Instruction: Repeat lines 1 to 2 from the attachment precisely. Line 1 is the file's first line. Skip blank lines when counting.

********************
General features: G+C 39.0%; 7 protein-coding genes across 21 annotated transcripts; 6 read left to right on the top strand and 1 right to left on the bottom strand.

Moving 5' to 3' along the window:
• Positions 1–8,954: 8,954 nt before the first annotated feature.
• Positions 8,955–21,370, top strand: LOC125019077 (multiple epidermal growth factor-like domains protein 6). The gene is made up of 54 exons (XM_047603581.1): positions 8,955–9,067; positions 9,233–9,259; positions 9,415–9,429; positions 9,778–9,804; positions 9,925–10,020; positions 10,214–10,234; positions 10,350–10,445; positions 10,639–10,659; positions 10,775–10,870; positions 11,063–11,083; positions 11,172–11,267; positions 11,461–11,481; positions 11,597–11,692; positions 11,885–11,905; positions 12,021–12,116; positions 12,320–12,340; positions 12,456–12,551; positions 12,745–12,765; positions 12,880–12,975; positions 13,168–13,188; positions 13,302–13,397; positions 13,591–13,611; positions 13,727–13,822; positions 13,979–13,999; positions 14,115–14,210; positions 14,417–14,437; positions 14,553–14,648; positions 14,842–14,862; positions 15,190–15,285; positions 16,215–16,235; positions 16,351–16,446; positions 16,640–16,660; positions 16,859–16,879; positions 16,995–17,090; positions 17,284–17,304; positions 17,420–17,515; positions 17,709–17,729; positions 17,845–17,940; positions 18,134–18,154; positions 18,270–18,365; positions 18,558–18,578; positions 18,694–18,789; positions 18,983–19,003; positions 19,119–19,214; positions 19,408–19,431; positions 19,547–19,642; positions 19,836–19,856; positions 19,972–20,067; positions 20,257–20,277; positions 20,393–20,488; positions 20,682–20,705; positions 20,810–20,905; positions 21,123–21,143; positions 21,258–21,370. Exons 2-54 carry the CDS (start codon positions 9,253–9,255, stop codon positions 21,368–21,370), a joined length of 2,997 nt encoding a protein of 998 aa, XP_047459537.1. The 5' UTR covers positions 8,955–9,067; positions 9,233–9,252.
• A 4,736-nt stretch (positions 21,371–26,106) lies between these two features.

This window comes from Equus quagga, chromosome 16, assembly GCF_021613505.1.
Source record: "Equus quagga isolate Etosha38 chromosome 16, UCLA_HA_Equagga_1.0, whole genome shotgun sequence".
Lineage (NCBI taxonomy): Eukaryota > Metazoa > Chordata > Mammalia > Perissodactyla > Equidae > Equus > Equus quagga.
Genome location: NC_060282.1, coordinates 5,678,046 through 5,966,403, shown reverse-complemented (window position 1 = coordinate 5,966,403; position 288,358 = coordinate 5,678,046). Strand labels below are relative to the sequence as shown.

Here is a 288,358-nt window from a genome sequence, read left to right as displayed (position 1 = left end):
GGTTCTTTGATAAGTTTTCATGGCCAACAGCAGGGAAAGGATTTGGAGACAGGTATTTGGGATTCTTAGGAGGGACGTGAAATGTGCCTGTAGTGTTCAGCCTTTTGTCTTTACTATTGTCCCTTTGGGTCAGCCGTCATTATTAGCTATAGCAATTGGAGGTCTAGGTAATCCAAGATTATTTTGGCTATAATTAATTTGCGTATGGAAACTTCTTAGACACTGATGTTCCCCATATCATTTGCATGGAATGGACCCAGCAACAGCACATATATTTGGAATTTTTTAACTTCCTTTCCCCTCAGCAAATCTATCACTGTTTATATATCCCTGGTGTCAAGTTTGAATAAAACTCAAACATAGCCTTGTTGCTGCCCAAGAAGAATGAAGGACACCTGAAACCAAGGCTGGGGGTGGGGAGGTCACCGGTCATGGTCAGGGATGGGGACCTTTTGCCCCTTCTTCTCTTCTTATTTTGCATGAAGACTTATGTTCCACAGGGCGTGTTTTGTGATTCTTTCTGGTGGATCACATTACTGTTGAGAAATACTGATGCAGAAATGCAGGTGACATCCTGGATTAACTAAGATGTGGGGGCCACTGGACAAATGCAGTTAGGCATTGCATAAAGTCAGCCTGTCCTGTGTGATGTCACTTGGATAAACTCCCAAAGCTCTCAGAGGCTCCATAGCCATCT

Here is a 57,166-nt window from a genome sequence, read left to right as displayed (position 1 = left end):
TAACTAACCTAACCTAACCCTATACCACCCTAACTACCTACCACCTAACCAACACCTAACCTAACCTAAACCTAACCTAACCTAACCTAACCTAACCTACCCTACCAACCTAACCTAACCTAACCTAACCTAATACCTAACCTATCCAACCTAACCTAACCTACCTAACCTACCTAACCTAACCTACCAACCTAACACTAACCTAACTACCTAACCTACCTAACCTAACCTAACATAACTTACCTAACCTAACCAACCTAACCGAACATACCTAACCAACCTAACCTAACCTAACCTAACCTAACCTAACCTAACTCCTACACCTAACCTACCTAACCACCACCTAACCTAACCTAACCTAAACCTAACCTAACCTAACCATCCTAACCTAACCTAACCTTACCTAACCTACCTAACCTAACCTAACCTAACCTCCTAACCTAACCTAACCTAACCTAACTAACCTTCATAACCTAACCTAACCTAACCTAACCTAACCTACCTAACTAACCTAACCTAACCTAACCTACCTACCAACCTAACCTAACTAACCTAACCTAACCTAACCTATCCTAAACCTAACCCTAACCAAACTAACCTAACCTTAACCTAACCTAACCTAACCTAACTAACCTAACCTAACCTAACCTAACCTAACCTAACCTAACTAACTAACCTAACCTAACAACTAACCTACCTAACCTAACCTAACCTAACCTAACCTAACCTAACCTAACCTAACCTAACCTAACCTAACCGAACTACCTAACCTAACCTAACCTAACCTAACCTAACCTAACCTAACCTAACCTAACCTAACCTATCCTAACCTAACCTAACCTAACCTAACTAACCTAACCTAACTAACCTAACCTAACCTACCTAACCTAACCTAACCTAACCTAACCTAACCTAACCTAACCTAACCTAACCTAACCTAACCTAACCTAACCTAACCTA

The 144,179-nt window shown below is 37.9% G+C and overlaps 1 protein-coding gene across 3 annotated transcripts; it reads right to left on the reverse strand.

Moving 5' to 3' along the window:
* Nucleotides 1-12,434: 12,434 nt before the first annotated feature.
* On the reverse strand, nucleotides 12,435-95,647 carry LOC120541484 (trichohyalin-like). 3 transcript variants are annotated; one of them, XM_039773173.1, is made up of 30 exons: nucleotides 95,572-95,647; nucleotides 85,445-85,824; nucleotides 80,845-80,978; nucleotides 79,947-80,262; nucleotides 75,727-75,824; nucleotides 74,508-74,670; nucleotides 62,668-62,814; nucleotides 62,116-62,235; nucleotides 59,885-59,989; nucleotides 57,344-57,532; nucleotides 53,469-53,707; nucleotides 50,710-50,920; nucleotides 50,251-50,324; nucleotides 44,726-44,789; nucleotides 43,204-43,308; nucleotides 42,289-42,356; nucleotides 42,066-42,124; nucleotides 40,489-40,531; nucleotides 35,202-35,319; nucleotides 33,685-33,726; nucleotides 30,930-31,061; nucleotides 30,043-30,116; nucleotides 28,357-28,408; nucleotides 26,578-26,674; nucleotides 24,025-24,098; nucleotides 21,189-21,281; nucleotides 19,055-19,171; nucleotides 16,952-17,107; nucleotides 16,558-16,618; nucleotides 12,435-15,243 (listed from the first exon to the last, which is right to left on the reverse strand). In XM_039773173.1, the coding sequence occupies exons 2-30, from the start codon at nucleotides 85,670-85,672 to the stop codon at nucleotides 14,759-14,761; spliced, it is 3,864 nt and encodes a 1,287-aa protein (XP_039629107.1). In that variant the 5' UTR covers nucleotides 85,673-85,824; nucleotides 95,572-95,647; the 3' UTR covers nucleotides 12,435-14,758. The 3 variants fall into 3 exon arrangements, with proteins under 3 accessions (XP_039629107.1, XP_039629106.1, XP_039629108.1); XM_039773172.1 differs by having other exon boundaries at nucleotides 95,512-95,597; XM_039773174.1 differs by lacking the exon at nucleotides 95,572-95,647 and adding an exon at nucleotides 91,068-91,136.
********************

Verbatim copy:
General features: G+C 39.0%; 7 protein-coding genes across 21 annotated transcripts; 6 read left to right on the top strand and 1 right to left on the bottom strand.

Moving 5' to 3' along the window: